Dark Ages Review – A Generic Genre Mashup

Dark Ages is billed as Starship Troopers meets Kingdom of Heaven (have they seen Kingdom of Heaven?) on Dark Horse’s page. The Cthulhu references seem inevitable though. Space demons are raining from the sky to terrorize a troop of mercenaries, so, you know, it seems apt. There’s certainly less mind destroying existential horror at the new found vastness of the universe and more square-jawed sword swinging though, so maybe the reference only goes skin deep. Unfortunately the story doesn’t go much deeper than the skin.

Isn’t this grab-bag approach to storytelling getting a little old?

It’s definitely a method that wears its tropes on its patchwork sleeves, but putting incongruous elements together and hoping for alchemy is definitely capable of bearing fruit. I don’t want you to think my negative feelings are directed at the format as a whole.

But, aliens! Androids! Swords! Shouldn’t this be awesome?

I was hoping for the previously mentioned alchemy, but it’s dragged down by a lot of clumsy writing and limiting layout work.

Dark Ages portrays a group of largely godless mercenaries who have only the vocabulary of Christianity to converse and comprehend the world with quite well. They might not believe in God, but they don’t really have the technological or scientific knowledge to use anything but theological terms to deal with what may as well be demons showing up. They still pray to God when all else has abandoned them. They still speak of cursed and blessed things because that’s simply the vocabulary available to them. They’re cynics, not modern atheists, and that feels quite natural and well executed.

What doesn’t work is where the genres meet. Everything compounds on itself to bring the edges into sharp relief instead of bringing them together. If this were a fantasy the wizard would certainly be spouting magic-babble, but here we have an android spouting techno-babble, which sounds all the more ridiculous for it’s incongruousness and its insistence on commenting on how the primitive humans don’t have the proper frame of reference to understand it. If this were a Futurama episode it would be hilarious, but it isn’t, and it’s not. It just serves to highlight how little of the techno-babble makes any sense at all.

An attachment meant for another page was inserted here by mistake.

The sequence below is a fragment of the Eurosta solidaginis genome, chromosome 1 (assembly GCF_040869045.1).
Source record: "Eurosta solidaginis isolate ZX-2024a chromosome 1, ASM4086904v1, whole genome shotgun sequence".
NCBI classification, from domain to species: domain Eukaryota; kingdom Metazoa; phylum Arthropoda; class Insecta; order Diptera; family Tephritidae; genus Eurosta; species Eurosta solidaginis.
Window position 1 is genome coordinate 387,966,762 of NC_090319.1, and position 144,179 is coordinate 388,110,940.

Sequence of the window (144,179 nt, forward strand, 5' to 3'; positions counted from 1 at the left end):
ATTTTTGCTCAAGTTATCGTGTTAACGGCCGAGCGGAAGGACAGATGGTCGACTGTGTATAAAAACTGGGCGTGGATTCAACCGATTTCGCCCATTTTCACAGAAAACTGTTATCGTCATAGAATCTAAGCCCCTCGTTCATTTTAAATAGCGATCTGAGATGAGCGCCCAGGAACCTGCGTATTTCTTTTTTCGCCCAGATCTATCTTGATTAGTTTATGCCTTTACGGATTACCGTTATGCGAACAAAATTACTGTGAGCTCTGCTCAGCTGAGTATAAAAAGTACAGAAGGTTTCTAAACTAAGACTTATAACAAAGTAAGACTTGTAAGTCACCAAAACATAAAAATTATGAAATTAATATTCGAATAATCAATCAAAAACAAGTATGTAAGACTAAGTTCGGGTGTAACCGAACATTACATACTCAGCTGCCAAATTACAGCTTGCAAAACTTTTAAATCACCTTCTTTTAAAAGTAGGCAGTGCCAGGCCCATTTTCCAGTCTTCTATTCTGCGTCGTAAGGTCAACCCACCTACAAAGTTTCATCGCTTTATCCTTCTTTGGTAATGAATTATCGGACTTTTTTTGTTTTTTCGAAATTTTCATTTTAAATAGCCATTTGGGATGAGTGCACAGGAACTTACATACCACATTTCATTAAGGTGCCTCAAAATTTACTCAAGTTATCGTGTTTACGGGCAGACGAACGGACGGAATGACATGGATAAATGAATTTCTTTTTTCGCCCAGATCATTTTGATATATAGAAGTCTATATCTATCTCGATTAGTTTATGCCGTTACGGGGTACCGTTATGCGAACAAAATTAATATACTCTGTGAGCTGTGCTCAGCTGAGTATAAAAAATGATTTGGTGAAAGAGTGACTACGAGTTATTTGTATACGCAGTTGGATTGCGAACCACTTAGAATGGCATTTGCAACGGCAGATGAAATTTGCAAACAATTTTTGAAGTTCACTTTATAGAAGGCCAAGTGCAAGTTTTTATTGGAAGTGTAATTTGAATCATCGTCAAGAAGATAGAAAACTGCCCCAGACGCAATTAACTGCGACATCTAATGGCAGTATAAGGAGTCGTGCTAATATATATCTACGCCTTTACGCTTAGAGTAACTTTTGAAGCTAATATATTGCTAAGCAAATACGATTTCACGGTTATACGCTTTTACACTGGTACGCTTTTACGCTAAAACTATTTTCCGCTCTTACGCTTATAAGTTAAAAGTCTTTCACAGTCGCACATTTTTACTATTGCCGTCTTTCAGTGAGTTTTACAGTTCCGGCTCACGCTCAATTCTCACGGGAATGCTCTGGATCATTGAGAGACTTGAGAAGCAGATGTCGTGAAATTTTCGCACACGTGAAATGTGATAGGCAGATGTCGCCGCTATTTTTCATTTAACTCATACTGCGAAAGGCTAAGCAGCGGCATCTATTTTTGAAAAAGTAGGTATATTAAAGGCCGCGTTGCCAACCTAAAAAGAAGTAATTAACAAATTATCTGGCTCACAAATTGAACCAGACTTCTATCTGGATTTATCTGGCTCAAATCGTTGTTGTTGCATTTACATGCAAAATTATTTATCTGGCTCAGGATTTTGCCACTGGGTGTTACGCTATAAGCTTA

If the science were more grounded, or presented with less self-reflexive double talk it would be much less distracting.

There’s also some heavy handed Jesus allegory that doesn’t have the room to justify itself and we’re left with the origin story of a character we have little reason to care about except that we’ve been told to.

Okay, so how was the art?

On the surface I really like the simplicity of the colors and the bold lines. It almost feels like a scaled up newspaper comic strip. That simple, comfortable feeling helps to crank the horror and weirdness up to eleven. The aliens are all the more horrifying for their lack of detail. Even though only a few types are featured, some only in silhouette, one gets the impression that there could be infinite varieties just over the horizon.

While the art style is strong, the layout work tends towards claustrophobic. There are some moments where this works very well, but it made it difficult for me to judge the scale of the actions and reduced every character in the background to a faceless blur. Especially during the battle scenes it feels like watching a movie with some really exciting moments, but through a camera with no idea when to cut to a wide shot or a close up. Which isn’t to say there wasn’t some premium violence on hand, but it feels very contained within the staid frames of the page.

Verdict?

There are some high points here, and I like the art style, but the story is pretty boring and heavy handed. If you want a quick and bloody read it’s fine, but there’s probably better options out there.

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